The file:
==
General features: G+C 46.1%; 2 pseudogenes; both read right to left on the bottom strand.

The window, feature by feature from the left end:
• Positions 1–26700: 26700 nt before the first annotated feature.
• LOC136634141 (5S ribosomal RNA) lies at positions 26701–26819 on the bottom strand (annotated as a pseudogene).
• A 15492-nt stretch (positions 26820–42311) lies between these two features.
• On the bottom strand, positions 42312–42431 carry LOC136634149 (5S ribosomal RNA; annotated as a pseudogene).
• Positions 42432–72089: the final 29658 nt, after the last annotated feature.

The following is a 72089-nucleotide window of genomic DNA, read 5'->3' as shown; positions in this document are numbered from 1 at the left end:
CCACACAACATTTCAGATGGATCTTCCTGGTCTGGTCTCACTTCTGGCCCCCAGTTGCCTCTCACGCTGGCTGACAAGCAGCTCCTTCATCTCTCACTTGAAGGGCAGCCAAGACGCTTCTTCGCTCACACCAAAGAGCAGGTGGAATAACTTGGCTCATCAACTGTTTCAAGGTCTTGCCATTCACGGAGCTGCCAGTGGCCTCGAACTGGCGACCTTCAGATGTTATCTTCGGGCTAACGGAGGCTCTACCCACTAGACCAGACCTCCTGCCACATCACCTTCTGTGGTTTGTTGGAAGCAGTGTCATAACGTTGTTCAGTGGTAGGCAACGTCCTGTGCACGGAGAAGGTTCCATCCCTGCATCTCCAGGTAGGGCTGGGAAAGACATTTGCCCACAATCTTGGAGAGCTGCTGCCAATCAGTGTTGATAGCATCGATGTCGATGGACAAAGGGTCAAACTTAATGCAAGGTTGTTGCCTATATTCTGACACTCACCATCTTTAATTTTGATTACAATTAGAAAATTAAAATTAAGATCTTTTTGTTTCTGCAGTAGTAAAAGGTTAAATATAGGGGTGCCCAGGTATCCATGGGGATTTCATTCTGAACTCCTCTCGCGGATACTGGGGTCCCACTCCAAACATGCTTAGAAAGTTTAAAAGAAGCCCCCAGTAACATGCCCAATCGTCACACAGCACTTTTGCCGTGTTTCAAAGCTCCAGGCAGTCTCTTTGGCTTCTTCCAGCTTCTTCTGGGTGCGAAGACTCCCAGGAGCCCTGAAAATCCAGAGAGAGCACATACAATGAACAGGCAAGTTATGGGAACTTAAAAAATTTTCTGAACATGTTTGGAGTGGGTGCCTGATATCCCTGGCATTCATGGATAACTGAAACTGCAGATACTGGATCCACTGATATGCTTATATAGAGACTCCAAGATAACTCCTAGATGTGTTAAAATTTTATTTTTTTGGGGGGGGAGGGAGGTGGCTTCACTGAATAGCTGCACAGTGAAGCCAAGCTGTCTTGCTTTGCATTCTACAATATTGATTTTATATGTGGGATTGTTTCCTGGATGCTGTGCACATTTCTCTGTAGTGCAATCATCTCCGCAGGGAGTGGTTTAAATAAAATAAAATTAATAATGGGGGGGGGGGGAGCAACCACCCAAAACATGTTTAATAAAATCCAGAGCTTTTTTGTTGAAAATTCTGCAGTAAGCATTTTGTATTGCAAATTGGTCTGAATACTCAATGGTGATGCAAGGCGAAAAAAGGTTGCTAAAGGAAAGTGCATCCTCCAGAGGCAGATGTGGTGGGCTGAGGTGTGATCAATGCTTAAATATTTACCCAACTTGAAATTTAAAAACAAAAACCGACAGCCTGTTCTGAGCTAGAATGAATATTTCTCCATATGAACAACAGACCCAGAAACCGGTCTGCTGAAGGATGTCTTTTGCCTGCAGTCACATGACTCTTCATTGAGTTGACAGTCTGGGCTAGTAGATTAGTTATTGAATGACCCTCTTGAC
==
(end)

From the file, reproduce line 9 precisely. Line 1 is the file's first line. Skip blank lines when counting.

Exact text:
CCACACAACATTTCAGATGGATCTTCCTGGTCTGGTCTCACTTCTGGCCCCCAGTTGCCTCTCACGCTGGCTGACAAGCAGCTCCTTCATCTCTCACTTGAAGGGCAGCCAAGACGCTTCTTCGCTCACACCAAAGAGCAGGTGGAATAACTTGGCTCATCAACTGTTTCAAGGTCTTGCCATTCACGGAGCTGCCAGTGGCCTCGAACTGGCGACCTTCAGATGTTATCTTCGGGCTAACGGAGGCTCTACCCACTAGACCAGACCTCCTGCCACATCACCTTCTGTGGTTTGTTGGAAGCAGTGTCATAACGTTGTTCAGTGGTAGGCAACGTCCTGTGCACGGAGAAGGTTCCATCCCTGCATCTCCAGGTAGGGCTGGGAAAGACATTTGCCCACAATCTTGGAGAGCTGCTGCCAATCAGTGTTGATAGCATCGATGTCGATGGACAAAGGGTCAAACTTAATGCAAGGTTGTTGCCTATATTCTGACACTCACCATCTTTAATTTTGATTACAATTAGAAAATTAAAATTAAGATCTTTTTGTTTCTGCAGTAGTAAAAGGTTAAATATAGGGGTGCCCAGGTATCCATGGGGATTTCATTCTGAACTCCTCTCGCGGATACTGGGGTCCCACTCCAAACATGCTTAGAAAGTTTAAAAGAAGCCCCCAGTAACATGCCCAATCGTCACACAGCACTTTTGCCGTGTTTCAAAGCTCCAGGCAGTCTCTTTGGCTTCTTCCAGCTTCTTCTGGGTGCGAAGACTCCCAGGAGCCCTGAAAATCCAGAGAGAGCACATACAATGAACAGGCAAGTTATGGGAACTTAAAAAATTTTCTGAACATGTTTGGAGTGGGTGCCTGATATCCCTGGCATTCATGGATAACTGAAACTGCAGATACTGGATCCACTGATATGCTTATATAGAGACTCCAAGATAACTCCTAGATGTGTTAAAATTTTATTTTTTTGGGGGGGGAGGGAGGTGGCTTCACTGAATAGCTGCACAGTGAAGCCAAGCTGTCTTGCTTTGCATTCTACAATATTGATTTTATATGTGGGATTGTTTCCTGGATGCTGTGCACATTTCTCTGTAGTGCAATCATCTCCGCAGGGAGTGGTTTAAATAAAATAAAATTAATAATGGGGGGGGGGGGAGCAACCACCCAAAACATGTTTAATAAAATCCAGAGCTTTTTTGTTGAAAATTCTGCAGTAAGCATTTTGTATTGCAAATTGGTCTGAATACTCAATGGTGATGCAAGGCGAAAAAAGGTTGCTAAAGGAAAGTGCATCCTCCAGAGGCAGATGTGGTGGGCTGAGGTGTGATCAATGCTTAAATATTTACCCAACTTGAAATTTAAAAACAAAAACCGACAGCCTGTTCTGAGCTAGAATGAATATTTCTCCATATGAACAACAGACCCAGAAACCGGTCTGCTGAAGGATGTCTTTTGCCTGCAGTCACATGACTCTTCATTGAGTTGACAGTCTGGGCTAGTAGATTAGTTATTGAATGACCCTCTTGAC